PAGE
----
December 2004

Brian Wilson - Smile
Nonesuch Records 79846-2
Format: CD
Released: 2004

by Doug Blackburn

Musical Performance ****1/2
Recording Quality ****
Overall Enjoyment *****

While Smile was not released in 1967 as anticipated, some Smile songs appeared on several Beach Boys albums in the late 1960s and early 1970s. You’ll know "Heroes and Villains" and "Good Vibrations" for sure. Fans will also know "Vega-tables" and "Surf’s Up." Uber-fans who bought The Beach Boys' box set got to hear the Smile tracks that had been recorded before Wilson shelved the project. While those tracks are interesting as historical documents, they left me wondering why Smile got so much attention back in the day. The 2004 release of the completed work has entirely dissolved any doubts about Smile -- this is a certified masterpiece.

The Story of Smile… Abbreviated

Smile was the most talked about -- and written about -- unreleased album in rock music history. Smile was to be Brian Wilson’s answer to The Beatles’ Revolver and might have preceded Sergeant Pepper’s Lonely Hearts Club Band had the Beach Boys not been so timid, overwhelmed and confounded by Wilson’s masterpiece. The Beach Boys’ rejection of Smile was one of the contributing factors to Brian Wilson’s 30+ years of instability, depression and disconnection from the world. Since Wilson’s tenuous re-emergence into the light of the world in the late 1980s, any mention of Smile would be met with silence and a death-mask facial expression -- so deep was his dread of the mere thought of the Smile project. Yet Wilson knew Smile had to be liberated. Gently nudged in the direction of finishing Smile by Darian Sahanaja, one of the members of his band, and others, eventually Wilson made the commitment to not only finish Smile, but to perform it live in London with his new band -- then record it for release more than 35 years after the project started. Wilson reconnected with lyricist Van Dyke Parks to complete the masterpiece. Despite much anxiety, the live performance went off as planned in London and a US Smile tour will be nearing an end as this is published.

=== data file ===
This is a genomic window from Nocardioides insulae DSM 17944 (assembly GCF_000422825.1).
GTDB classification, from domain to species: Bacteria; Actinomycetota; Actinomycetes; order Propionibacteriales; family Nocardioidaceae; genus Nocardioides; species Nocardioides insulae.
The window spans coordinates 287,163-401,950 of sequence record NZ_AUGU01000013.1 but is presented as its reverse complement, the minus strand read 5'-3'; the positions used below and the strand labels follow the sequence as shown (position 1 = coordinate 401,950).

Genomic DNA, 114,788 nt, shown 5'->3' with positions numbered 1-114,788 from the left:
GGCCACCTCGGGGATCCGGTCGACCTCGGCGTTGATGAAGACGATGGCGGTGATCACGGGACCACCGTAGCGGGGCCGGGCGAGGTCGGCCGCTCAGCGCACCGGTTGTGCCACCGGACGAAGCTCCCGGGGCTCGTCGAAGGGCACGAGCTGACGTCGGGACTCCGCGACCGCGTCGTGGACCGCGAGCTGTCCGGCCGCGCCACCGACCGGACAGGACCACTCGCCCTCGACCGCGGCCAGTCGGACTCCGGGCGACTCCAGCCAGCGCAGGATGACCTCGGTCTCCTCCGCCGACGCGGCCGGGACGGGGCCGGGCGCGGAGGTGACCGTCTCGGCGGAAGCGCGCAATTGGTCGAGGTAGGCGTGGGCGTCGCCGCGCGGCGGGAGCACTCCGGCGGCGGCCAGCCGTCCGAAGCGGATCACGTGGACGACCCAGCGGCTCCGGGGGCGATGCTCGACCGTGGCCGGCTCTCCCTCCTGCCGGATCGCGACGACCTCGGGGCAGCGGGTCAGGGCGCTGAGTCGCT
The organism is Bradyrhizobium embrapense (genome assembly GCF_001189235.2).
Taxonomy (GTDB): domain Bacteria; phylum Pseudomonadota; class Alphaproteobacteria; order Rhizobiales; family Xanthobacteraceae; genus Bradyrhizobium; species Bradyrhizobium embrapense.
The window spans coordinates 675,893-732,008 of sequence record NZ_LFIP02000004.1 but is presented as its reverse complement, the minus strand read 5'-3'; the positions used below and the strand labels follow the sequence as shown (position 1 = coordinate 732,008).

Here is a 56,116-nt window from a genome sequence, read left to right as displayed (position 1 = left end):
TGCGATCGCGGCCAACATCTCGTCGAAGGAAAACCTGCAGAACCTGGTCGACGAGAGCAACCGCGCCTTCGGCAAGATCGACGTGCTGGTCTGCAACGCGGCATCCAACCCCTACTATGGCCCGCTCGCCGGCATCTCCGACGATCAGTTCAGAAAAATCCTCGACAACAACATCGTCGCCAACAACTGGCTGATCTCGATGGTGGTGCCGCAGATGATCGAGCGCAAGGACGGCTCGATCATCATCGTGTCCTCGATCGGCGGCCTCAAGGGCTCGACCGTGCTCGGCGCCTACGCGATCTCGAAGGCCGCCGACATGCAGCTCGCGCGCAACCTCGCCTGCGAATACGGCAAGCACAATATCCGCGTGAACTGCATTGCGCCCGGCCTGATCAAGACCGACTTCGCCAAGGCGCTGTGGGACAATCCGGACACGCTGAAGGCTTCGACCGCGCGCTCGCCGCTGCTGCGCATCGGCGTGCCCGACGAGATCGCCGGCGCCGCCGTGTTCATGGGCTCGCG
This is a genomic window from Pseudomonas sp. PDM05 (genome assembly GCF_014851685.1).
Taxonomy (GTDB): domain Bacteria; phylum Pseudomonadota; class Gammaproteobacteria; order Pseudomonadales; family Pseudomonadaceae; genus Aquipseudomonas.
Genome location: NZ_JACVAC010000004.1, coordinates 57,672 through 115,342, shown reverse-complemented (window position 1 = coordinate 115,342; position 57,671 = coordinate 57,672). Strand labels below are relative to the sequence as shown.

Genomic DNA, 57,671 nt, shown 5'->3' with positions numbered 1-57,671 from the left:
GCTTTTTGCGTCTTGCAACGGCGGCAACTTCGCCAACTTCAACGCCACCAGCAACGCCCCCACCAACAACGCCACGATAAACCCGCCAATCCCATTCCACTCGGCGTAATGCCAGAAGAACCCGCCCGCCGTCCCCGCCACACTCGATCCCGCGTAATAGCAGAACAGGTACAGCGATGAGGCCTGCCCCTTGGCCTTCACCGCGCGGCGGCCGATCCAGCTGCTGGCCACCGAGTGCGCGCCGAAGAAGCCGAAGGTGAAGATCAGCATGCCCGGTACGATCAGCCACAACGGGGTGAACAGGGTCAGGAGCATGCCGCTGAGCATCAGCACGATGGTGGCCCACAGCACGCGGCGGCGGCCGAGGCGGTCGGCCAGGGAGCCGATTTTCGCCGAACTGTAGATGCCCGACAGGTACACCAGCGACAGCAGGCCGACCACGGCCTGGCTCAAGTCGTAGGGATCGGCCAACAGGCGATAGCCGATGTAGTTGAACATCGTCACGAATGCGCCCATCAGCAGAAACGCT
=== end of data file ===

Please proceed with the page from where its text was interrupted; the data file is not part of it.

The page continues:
Recommended resources: and Showtime’s "The Beautiful Dreamer – The Story of Smile."...Doug Blackburn

Smile is bursting with creative power -- glorious, joyful and fun -- exactly what Wilson had in mind with the title. You may notice brief tributes to some of Wilson’s favorite music, including Rhapsody in Blue. Snippets of "Good Vibrations" are sprinkled throughout, precursors to its fabulously updated and triumphant finale. The familiar songs are more fleshed-out and better-sounding than the single versions you have been hearing for more than 35 years. Wilson’s band is amazing at bringing his vision to life. The harmonies soar, instruments and vocals have real feeling, and even the most complex passages offer no obvious difficulty to this extraordinary ensemble. Wilson uses modern production tools to perfection -- deep bass, extended highs and sonic detail much richer and more detailed than possible with the ancient analog-tape multi-tracking Wilson used to build the best Beach Boys music.

If there is any justice in the world, Smile will be recognized as one of the best rock releases of all time. Bravo Brian Wilson -- thanks for slaying the Smile demons so we could have this extraordinary music in our lives. I laughed, I cried, I was overcome that something this beautiful could finally come to us and be even better than it would have been had it been released way back when.